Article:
Ralph Whitworth, the activist investor who served as interim chairman of Hewlett-Packard Co., resigned from the computer maker's board and is taking a leave from his money management firm Relational Investors to focus on his health.
Hewlett-Packard will discuss a replacement for Whitworth, 58, at its next meeting, the second-biggest computer maker said today in a statement. His duties at Relational will be assumed by co-founder David Batchelder and other members of the senior management team, the firm said in a separate statement.
A Hewlett-Packard board member since 2011, Whitworth was named interim chairman in April 2013, when Ray Lane stepped down in the aftermath of the exit of former Chief Executive Officer Leo Apotheker. During Whitworth's tenure as a director, Hewlett- Packard hired a new CEO, Meg Whitman, who has struggled to turn around the world's second-biggest computer maker, with 34,000 jobs cut and as many as 16,000 under way.
"Ralph has been a friend and close advisor to me, the HP leadership team and every member of the board for nearly three years," Whitman said in the statement today. "He has been a wonderful contributor to our efforts to turn HP around."
Shares of Hewlett-Packard, based in Palo Alto, California, fell 0.4 percent to $34.01 at 8:01 a.m. in New York. They had advanced 22 percent this year through yesterday.
Founded in 1996, Relational buys stakes in companies it considers undervalued and then lobbies executives and boards for changes to boost investor returns. In recent years, the firm has targeted industrial companies including equipment manufacturer SPX Corp., bearings maker Timken Co., machinery builder Illinois Tool Works Inc. and hazardous waste disposer Clean Harbors Inc.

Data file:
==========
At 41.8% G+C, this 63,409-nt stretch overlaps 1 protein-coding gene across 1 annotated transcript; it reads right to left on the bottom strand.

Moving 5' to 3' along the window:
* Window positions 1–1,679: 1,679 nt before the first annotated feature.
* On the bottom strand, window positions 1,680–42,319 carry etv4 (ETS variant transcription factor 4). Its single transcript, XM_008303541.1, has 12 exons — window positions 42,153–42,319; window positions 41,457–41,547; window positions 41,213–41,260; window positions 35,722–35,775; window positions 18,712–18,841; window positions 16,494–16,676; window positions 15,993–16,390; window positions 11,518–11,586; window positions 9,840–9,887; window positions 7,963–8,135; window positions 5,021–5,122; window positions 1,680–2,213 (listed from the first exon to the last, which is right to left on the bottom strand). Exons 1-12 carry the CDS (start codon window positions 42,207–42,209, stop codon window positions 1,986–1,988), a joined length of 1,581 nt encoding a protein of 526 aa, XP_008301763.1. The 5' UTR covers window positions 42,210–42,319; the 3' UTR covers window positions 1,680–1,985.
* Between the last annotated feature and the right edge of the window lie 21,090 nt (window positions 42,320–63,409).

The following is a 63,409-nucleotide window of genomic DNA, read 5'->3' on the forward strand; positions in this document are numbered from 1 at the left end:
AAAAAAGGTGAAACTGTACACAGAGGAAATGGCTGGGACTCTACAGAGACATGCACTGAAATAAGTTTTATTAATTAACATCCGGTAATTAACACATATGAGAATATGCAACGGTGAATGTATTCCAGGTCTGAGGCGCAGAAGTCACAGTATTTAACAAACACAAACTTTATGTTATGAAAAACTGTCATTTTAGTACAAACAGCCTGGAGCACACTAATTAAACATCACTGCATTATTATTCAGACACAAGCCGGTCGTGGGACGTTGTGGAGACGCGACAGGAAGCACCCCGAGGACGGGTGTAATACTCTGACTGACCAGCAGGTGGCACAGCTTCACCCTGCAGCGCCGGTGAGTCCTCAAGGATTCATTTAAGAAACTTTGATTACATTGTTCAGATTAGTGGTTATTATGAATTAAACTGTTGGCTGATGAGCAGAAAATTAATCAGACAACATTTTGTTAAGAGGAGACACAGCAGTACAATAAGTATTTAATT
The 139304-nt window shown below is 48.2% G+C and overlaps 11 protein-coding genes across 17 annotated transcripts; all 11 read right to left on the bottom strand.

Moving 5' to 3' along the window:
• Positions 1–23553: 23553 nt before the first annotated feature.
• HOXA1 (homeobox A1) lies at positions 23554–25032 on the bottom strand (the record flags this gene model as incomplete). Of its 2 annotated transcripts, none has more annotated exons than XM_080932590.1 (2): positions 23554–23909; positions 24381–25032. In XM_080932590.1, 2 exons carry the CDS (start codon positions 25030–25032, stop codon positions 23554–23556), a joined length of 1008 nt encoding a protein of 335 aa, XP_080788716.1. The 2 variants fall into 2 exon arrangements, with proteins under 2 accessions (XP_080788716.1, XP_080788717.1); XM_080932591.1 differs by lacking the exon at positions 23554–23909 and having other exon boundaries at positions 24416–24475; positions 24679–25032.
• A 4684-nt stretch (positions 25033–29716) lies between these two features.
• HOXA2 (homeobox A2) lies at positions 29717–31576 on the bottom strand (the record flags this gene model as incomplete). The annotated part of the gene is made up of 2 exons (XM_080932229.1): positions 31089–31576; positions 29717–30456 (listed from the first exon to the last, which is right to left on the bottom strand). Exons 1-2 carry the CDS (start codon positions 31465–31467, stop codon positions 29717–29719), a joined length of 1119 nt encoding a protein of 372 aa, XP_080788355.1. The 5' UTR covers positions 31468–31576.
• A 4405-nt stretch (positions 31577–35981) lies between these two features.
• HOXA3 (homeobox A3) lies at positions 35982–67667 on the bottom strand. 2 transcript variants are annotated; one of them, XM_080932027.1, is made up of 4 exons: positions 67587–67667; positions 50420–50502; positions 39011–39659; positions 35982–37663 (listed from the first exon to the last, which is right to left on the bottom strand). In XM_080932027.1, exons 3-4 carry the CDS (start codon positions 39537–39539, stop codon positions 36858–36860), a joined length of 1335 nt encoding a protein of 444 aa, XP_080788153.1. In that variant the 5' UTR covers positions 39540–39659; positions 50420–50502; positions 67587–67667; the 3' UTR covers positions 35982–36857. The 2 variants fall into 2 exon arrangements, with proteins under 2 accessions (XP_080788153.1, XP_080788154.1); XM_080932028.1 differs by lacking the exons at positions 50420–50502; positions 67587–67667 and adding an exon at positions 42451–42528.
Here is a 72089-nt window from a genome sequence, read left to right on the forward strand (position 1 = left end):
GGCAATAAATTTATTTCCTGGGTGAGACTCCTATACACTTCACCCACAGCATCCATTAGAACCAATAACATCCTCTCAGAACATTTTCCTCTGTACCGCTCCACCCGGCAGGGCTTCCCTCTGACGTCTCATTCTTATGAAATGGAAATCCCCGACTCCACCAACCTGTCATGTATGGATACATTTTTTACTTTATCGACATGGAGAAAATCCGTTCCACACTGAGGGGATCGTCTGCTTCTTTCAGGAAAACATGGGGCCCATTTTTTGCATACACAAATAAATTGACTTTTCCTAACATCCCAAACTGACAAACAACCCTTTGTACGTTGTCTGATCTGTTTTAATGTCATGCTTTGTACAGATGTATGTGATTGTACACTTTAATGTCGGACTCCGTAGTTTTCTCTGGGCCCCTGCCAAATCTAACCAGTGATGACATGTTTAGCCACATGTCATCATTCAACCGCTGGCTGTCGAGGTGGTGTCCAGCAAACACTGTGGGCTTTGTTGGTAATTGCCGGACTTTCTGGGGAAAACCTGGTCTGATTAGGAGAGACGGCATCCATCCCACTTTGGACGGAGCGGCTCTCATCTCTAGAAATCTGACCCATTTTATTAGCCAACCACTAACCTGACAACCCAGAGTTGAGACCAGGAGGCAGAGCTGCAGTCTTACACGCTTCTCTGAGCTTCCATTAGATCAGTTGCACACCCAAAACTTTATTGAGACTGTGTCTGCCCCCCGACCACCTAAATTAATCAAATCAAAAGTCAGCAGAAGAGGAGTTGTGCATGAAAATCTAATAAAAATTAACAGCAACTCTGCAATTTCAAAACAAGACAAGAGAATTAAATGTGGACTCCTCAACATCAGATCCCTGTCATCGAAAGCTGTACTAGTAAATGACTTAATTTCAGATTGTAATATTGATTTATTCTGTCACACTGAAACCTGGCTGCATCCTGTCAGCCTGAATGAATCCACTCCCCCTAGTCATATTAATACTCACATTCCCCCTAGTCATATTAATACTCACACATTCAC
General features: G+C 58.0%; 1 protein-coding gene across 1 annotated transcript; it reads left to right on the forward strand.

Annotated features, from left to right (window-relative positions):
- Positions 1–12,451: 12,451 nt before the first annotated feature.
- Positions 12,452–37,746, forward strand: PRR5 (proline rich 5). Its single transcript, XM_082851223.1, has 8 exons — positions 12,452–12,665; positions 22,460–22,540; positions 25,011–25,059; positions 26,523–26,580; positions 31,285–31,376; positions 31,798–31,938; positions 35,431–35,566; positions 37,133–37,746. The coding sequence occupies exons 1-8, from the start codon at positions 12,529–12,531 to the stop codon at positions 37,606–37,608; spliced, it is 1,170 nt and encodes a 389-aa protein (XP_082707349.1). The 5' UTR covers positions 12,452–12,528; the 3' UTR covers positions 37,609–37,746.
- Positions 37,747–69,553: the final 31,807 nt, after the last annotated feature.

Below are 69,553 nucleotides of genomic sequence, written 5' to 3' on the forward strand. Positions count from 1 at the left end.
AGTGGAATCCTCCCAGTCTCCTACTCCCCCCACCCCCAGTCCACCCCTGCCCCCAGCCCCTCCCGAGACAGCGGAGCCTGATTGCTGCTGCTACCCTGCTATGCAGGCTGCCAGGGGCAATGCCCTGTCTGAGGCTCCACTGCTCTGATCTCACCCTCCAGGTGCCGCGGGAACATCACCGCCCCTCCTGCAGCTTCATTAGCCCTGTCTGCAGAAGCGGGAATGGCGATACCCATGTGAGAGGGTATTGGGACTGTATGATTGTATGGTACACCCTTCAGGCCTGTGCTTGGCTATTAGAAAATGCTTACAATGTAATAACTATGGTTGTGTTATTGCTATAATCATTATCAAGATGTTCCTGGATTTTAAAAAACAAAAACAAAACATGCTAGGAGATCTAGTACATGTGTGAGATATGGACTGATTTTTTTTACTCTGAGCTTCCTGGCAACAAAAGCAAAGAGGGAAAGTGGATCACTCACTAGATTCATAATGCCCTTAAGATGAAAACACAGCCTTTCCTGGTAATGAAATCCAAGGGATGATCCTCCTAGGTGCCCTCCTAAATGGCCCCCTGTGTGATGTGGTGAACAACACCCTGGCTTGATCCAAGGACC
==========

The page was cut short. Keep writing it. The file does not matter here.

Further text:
"Relational remains fully committed to serving its clients' interests and wishes Ralph and his family all the best at this difficult time," the San Diego, California-based firm said in the statement.
When Whitworth joined the Hewlett-Packard board, he told management he'd push for share buybacks, higher dividends or more investment in research, a person with knowledge of the situation said at the time. The quarterly dividend is now 16 cents a share, up from 12 cents in 2011. Research and development spending was $3.14 billion last year, down from $3.25 billion in 2011.
Relational retained a stake of about 1.5 percent in Hewlett-Packard as of April, according to a filing.
More recently, Whitworth's investment firm has targeted Manitowoc Co., urging a spinoff of its food-service business, responsible for ice makers and freezers, from its industrial business, which makes and services cranes and boom trucks. In May, Relational disclosed a stake of about 3.5 percent in B/E Aerospace Inc. as the maker of aircraft seats conducts a strategic review.
Relational also holds stakes in energy group Hess Corp., agricultural commodity processor Bunge Ltd., snacks supplier Mondelez International Inc., x-ray maker Hologic Inc. and air- conditioning manufacturer Ingersoll-Rand Plc, according to its most recent holdings disclosures.